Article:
Over on Leslie’s blog I posted the following comment when she expressed her concern over a previous comment someone made saying “Don’t get so caught up in the theology that you miss the point…”

I think an often overlooked key to this is the dining alone principle. Few people enjoy dining alone, especially not on a regular basis. The same goes for theology. It’s all good to study theology on your own, to read books and think deep thoughts, but rare is the person who can take it to the next level in this context. We need community, interaction, and most importantly push-back. We need to bouce ideas off of others, learn from them, have them challenge things we say. This stirs the coals of the soul, making both people grow. I think blogs can do this in a limited sense. I don’t think we can replace face to face time though. Going to lectures is good, but still not on par with sitting down with a couple of people and forcing your brains to grow. I have had a number of opportunities for this type of dialog, and it’s not hard to create these situations if they are not going on around you. Seminary has been fantastic for this. Whether it is grabbing a Prof and having lunch, or standing in the halls during a break in class, many great discussions take place.

It’s funny how random things get my mind working. It’s especially funny how this frequently happens when I should be using my creative powers on papers that are due (or past due..gulp…).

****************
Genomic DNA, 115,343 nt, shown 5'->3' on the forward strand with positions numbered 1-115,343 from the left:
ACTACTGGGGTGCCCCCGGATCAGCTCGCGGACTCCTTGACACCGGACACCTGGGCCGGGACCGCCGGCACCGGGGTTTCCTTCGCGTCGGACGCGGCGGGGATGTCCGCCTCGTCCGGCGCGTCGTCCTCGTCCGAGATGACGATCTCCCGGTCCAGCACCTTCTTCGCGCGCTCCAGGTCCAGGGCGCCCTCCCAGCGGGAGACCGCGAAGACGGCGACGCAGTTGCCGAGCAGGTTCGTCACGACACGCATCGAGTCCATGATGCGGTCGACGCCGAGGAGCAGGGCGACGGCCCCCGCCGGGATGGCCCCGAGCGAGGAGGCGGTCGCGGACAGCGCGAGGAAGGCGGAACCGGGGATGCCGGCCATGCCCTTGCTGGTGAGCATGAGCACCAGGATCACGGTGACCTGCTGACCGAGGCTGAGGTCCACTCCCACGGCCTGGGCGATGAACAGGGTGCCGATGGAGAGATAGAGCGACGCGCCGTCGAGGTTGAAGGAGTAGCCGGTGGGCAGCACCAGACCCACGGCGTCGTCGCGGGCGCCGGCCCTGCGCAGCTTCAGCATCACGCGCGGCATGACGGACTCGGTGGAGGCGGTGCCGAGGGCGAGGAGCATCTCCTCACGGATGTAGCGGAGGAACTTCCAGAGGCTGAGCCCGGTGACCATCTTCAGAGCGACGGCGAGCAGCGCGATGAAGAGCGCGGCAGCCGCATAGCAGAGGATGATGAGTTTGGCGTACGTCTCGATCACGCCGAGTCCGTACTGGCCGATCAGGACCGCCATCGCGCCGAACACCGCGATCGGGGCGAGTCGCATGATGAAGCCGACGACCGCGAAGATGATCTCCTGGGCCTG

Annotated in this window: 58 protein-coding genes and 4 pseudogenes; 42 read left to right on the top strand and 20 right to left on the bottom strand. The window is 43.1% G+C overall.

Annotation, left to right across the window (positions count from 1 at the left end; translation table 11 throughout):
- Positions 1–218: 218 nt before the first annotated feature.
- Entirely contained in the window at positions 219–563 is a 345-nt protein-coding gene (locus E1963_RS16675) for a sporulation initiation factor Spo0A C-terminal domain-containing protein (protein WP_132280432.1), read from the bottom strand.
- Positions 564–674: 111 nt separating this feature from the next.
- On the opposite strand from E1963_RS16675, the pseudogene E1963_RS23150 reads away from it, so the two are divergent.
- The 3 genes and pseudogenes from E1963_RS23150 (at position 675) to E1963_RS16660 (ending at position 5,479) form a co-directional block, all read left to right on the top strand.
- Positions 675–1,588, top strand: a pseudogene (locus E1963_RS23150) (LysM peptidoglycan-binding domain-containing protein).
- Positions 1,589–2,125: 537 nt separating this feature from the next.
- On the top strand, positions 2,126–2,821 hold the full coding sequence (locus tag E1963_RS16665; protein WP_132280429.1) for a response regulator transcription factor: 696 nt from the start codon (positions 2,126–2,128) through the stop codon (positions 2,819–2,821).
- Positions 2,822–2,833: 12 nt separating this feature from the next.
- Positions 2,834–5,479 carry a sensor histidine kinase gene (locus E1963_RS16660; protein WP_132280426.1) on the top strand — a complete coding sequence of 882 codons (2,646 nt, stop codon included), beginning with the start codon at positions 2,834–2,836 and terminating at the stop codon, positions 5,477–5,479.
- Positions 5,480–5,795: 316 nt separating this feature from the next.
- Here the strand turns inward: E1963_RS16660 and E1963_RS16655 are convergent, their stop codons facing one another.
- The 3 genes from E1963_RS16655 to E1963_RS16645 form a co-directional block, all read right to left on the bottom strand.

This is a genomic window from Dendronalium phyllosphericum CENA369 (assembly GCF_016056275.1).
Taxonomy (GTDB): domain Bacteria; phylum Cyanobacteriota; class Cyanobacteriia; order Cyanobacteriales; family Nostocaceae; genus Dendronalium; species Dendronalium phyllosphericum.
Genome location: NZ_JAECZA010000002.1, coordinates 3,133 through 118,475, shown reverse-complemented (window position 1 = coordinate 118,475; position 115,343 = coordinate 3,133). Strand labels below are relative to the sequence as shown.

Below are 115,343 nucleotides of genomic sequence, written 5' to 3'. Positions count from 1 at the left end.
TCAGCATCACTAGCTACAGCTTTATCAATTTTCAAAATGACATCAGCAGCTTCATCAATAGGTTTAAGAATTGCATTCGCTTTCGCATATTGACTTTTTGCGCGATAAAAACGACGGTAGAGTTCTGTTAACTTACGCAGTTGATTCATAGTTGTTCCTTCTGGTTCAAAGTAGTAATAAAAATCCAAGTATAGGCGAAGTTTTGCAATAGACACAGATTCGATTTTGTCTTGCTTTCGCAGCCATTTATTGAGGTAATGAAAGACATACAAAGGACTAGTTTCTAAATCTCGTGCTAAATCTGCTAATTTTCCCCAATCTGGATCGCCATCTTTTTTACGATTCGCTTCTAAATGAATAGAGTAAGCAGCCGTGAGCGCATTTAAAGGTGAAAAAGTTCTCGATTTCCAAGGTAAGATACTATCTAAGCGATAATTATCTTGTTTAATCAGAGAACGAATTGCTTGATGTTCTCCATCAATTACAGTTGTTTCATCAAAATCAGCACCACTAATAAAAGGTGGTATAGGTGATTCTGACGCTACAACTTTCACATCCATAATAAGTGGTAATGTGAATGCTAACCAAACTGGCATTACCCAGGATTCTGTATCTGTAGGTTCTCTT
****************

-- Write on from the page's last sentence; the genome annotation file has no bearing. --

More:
Back to my point, which would be that we cannot do theology in a vacuum, or if we do it suffers. I think it to be dangerous to practice theology outside of the context of community. Heresy can enter in unchecked. We were created by God to operate in community, in reflection of the community of the Trinity. My periods of personal growth in my faith (and depth of knowledge in theology) have always come at times when I am most deeply committed to others in community. I love the wide open format of blogging, but for me at least I really need that face to face to really push me. I can choose to ignore something posted, or I can just dismiss it and move on. I cannot do this if you are sitting across the table from me (well, I suppose technically I could…). I do think this might be the nugget of wisdom the person who commented on Leslie’s blog might actually have been after. We can all sit in ivory towers thinking whatever we like, but when the rubber meets the road is the true test. I’m not talking pragmatism, but living our faith instead of just thinking our faith. We do need to have that background of theology, the time spent in digging through scripture, reading other’s thoughts etc. though. Balance of course is the key to this. Either one without the other leads to problems.

I think next time I’ll give more thought to this subject before writing so it’s more cohesive in it’s final product. I suppose that’s the danger of blogging whatever is on my mind, and then random rabbit trails that might take me down.

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